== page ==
In Partnership with IRLE: Meet Our Research Stipend Recipients

The Latinxs and the Environment Initiative (LEI) and the Institute for Research on Labor and Employment (IRLE) at UC Berkeley have partnered to provide five undergraduate and two graduate students with stipends meant to conduct research on issues related to labor and the environment.

Selected students will work with faculty, researchers, community-based organizations, policymakers, and other stakeholders in advancing quality research with potential policy impact. Research can take the form of social media projects, research papers, preparation of posters, conference presentations, etc.

Get to Know the Selected Research Stipend Recipients Below!



Karen Serrano

Pronouns: She/Her/Hers

Major: Plant Biology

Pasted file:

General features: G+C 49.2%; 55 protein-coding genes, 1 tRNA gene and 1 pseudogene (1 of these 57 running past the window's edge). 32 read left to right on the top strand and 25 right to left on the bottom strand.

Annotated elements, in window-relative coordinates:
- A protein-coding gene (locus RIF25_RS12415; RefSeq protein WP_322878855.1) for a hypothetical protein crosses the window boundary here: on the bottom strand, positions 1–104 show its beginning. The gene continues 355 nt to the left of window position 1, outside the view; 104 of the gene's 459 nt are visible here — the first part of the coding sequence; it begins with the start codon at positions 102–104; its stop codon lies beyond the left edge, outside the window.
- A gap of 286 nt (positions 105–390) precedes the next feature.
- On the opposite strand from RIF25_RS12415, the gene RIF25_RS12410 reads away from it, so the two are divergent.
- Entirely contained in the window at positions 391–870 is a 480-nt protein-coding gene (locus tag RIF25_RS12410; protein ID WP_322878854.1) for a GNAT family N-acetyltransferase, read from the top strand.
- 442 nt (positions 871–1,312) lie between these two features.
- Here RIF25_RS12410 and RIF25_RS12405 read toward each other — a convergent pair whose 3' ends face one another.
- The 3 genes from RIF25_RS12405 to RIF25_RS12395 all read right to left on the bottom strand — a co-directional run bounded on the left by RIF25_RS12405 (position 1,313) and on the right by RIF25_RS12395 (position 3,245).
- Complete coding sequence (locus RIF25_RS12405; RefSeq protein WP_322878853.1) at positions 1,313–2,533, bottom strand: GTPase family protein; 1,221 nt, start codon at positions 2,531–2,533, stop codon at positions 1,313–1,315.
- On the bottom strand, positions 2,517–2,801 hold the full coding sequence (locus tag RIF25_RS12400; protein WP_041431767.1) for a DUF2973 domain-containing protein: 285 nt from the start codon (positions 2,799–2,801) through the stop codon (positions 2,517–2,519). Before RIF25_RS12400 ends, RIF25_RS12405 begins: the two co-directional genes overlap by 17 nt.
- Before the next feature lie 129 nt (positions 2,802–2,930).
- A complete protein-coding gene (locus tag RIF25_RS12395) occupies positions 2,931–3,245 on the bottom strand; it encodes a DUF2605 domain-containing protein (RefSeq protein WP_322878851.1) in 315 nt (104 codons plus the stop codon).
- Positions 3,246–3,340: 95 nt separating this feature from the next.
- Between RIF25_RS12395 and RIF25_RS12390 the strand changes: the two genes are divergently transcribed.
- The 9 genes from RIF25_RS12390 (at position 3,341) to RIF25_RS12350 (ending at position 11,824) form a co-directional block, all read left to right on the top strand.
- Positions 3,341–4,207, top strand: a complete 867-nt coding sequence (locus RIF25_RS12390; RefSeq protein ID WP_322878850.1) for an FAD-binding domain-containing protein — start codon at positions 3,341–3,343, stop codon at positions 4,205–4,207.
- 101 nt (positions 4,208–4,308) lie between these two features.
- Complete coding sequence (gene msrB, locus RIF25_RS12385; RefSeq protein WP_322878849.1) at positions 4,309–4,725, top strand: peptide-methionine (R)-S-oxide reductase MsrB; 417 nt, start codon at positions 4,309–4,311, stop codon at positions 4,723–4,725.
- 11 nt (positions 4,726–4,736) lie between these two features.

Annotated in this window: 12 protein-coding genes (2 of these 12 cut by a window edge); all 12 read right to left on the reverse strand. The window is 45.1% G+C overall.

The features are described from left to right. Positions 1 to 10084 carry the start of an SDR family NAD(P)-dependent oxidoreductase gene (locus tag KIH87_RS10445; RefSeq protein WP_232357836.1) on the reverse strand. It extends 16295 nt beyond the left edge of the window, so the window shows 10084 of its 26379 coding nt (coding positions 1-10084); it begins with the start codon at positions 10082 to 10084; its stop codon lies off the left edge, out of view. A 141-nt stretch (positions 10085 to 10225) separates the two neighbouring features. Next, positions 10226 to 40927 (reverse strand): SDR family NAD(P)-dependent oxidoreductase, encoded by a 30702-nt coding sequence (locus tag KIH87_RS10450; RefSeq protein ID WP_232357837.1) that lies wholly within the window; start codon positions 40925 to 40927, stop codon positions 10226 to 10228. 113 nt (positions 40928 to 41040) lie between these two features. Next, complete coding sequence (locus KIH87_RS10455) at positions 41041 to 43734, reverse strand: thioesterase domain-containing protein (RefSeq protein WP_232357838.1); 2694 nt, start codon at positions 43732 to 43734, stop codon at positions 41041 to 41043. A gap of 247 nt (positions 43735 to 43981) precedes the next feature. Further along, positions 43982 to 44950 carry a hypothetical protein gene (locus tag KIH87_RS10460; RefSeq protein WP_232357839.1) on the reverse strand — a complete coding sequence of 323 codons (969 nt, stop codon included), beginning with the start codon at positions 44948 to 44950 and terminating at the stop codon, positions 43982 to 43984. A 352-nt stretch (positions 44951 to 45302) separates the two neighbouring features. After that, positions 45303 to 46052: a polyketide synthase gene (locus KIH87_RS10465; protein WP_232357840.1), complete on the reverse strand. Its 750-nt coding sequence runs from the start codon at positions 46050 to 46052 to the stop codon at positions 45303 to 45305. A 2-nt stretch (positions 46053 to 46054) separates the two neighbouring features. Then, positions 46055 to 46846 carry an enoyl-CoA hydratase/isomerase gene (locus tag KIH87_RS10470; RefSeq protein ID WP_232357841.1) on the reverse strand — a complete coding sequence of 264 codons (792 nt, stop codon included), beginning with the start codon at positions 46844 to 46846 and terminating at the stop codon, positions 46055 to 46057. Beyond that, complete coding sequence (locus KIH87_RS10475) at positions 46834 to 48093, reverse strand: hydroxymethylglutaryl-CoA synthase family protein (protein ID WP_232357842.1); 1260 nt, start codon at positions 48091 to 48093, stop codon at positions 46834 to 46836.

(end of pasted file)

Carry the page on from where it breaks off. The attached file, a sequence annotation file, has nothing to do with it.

Karen Serrano is a 2nd year PhD student studying Plant Biology at UC Berkeley. Her research explores the underlying genetics of the mutualistic relationship between various agro-industry relevant plant species and arbuscular mycorrhizae fungi. She earned a B.S. in Biology with minors in Plant Science and Biochemistry from the University of Arizona Honors College in 2019. Karen hosts “The Graduates” program at the 90.7FM KALX radio station and also enjoys building community among Latinxs at Berkeley through her involvement with the Graduate Association for Latinx Students and the From Day One program. Her doctoral research is supported by the Berkeley Fellowship for Graduate Study and the Latinx & The Environment Initiative.

Description of Research Project: